Who is sucking who in? (Photo: Big Fat Rat/ Flickr)
The only thing that unites the veritable smörgåsbord of reality programmes is their very 'unreality' – be it their stylised, angled framing or their recreation of situations of human interest. But an ever greater number of such programmes and the prevailing 'seen it all before' viewer attitude has driven the industry to resort to increasingly extreme stunts to grab the headlines - leaving the conventional limits of bad taste far behind.
Launched in the Netherlands in 1999, 'Big Brother' (BB) is now an annual feature (bi- and tri- annual in some cases), in the television listings of the twenty-seven European countries. Contestants are members of the public who are confined in a house for a number of weeks, whilst viewers vote the 'housemates' off. The show’s unchanging core concept means that the necessity to maintain interest has led to gimmicks and controversies of increasing shock-value, which vary in emphasis across BB's different national versions.
Producers of Big Brother UK, due to screen its ninth edition next year, have tried to provoke stormy sexual politics amongst the housemates. They provide insufficient beds and unfailingly over-represent sexual deviants in their choice of contestants – including a 'psychic witch' in 2005 and a Portuguese transsexual who won the show the year before. Meanwhile the Czech Republic's 'TV Nova' had gorillas as contestants.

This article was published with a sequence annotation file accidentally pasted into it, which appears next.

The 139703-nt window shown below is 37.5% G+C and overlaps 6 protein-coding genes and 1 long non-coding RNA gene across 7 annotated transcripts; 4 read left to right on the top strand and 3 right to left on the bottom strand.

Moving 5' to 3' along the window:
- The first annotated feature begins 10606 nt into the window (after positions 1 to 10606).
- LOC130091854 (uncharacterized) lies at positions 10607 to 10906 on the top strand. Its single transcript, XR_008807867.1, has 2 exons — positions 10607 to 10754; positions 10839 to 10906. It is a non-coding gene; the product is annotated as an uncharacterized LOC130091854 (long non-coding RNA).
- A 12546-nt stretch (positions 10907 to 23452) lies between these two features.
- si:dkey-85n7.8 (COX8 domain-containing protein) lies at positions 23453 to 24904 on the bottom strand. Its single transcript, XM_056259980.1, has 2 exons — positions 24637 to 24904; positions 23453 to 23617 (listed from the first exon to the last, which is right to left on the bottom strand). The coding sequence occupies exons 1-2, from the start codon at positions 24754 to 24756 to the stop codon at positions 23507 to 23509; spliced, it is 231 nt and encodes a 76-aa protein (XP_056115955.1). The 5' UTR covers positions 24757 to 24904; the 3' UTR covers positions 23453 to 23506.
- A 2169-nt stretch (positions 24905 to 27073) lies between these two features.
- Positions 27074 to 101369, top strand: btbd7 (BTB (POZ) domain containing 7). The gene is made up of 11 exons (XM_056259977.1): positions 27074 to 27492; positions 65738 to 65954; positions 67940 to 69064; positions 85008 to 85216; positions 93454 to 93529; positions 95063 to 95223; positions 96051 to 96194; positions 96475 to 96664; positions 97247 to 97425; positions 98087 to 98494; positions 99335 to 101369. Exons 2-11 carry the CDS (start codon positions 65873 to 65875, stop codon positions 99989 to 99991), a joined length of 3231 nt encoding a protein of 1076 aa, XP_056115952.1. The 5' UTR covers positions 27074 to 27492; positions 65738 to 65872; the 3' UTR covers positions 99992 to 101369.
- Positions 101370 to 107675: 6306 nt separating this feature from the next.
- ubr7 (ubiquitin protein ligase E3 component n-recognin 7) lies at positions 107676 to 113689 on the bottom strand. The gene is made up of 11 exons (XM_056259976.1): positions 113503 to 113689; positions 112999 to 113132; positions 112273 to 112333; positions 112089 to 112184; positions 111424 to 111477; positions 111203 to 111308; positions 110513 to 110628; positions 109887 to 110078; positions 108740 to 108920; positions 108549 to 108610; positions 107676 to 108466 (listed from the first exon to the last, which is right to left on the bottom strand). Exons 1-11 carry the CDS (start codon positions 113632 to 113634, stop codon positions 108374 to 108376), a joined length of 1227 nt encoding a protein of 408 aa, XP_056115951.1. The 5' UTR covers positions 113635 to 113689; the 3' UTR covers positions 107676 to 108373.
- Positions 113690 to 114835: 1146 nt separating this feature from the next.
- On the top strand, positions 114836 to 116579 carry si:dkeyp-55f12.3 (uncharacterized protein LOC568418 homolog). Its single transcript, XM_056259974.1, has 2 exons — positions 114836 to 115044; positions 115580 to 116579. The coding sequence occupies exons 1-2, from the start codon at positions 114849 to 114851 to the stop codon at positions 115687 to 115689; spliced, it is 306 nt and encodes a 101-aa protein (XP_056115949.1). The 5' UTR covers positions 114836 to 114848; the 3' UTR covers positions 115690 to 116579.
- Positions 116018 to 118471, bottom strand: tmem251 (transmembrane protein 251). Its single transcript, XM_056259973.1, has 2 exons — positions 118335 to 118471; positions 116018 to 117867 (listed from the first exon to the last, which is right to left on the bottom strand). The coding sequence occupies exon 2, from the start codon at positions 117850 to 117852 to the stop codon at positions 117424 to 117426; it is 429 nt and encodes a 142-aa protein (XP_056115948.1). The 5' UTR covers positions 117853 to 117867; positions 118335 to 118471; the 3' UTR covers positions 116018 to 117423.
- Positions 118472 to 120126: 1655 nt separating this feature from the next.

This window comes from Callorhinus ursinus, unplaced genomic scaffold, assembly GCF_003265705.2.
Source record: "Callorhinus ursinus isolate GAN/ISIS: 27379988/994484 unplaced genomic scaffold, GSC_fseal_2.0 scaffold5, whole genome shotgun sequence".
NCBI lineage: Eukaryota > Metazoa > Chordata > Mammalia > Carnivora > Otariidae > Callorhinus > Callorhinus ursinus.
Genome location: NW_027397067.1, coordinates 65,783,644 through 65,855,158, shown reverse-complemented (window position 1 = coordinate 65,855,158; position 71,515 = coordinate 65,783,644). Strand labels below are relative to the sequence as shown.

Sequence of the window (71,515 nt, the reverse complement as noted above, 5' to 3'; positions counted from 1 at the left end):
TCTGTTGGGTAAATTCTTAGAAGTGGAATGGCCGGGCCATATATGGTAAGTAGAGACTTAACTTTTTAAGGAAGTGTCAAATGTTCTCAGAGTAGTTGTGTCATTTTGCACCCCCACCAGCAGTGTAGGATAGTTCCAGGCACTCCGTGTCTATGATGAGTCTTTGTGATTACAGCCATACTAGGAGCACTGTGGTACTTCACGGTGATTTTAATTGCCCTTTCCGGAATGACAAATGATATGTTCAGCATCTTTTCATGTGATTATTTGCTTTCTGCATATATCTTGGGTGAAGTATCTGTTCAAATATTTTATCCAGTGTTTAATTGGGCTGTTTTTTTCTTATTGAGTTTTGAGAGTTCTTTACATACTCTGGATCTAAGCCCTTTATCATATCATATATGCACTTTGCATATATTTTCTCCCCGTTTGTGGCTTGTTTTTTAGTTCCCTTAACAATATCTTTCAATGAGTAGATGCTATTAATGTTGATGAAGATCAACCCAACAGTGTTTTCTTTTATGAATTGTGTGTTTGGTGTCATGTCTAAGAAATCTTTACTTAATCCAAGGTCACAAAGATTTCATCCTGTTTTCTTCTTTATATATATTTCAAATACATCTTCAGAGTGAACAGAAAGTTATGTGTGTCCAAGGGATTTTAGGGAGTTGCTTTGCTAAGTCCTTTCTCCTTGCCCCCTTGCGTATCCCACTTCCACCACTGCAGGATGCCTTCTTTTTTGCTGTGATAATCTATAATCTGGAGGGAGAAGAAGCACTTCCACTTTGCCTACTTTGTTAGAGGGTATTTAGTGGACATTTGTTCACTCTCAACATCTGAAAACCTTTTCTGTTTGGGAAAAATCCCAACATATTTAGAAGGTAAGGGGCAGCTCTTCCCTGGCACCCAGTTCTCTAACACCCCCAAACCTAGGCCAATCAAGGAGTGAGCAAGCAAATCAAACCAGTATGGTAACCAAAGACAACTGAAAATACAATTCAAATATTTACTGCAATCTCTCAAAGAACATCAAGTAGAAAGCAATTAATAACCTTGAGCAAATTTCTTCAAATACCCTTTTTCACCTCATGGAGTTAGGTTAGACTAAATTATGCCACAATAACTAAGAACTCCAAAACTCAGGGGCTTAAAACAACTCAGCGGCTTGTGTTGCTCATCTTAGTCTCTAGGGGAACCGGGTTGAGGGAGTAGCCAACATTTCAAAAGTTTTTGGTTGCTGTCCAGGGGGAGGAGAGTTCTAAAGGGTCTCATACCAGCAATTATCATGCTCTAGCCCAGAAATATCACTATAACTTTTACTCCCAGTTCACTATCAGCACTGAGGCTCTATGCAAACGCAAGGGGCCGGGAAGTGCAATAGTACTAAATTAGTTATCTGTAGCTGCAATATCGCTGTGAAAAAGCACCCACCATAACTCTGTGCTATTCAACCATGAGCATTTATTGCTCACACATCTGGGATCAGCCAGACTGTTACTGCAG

The German version on RTL II made headlines in 2005 for dividing contestants into ‘rich’ and ‘poor’ at a time when the country was experiencing benefit cuts, the highest unemployment in Europe at the time and widening social splits. Blasphemous expletives on Italy's 'Grande Fratello' on Canale 5 provoked a religious outcry Broadcasters RAI and Mediaset were fined 100, 000 euros on 4 October this year.
Soon, no centimetre of the human anatomy will be left beyond the cameras’ reach. Back to Britain, the ever-dire Channel Five (which regularly shows live plastic surgery) broadcast a live birth by Caesarian section, an experience that left the presenter, let alone the mother, 'quite emotional'. In 2005, Dutch Talpa TV broadcast a pilot episode of 'I Want Your Child And Nothing Else' - a woman appealing to viewers to donate sperm.
These levels of extremities have led to several high-profile ‘hoax’ reality programmes. In another Dutch programme in 2007, 'The Big Donor Show', a terminally ill woman chose which of three ‘contestants’ was most deserving of her kidneys. It was later revealed they were actors, successfully using the reality TV format to draw attention to the shortage of organ donors in the country.
But reality television is more than just a bemusing phenomenon. What does its popularity say about the Europeans who watch it? Does criticism of the format represent snobbish dismissal of fundamental human interests – the macabre, the bizarre, the exploration of the depths of the psyche and the laws and nature of our psychology? Or is reality TV a case of the greed of television producers being matched only by that of those contestants keen to grab their fifteen minutes of fame; in short, a modern form of the cock-fights held in town squares of days gone by?
The core premise is that of 'reality' having innate drama that can be captured without resort to fictionalisation. Susan Sontag reconciles the love/hate opinions that tend to arise whenever this quintessentially kitsch phenomenon is discussed best in her 1964 seminal cultural essay 'Notes on Camp': 'Camp sees everything in quotation marks. It's not a lamp, but a 'lamp'; not a woman, but a 'woman.' To perceive Camp in objects and persons is to understand Being-as-Playing-a-Role. It is the farthest extension, in sensibility, of the metaphor of life as theatre - it's good because it's awful.'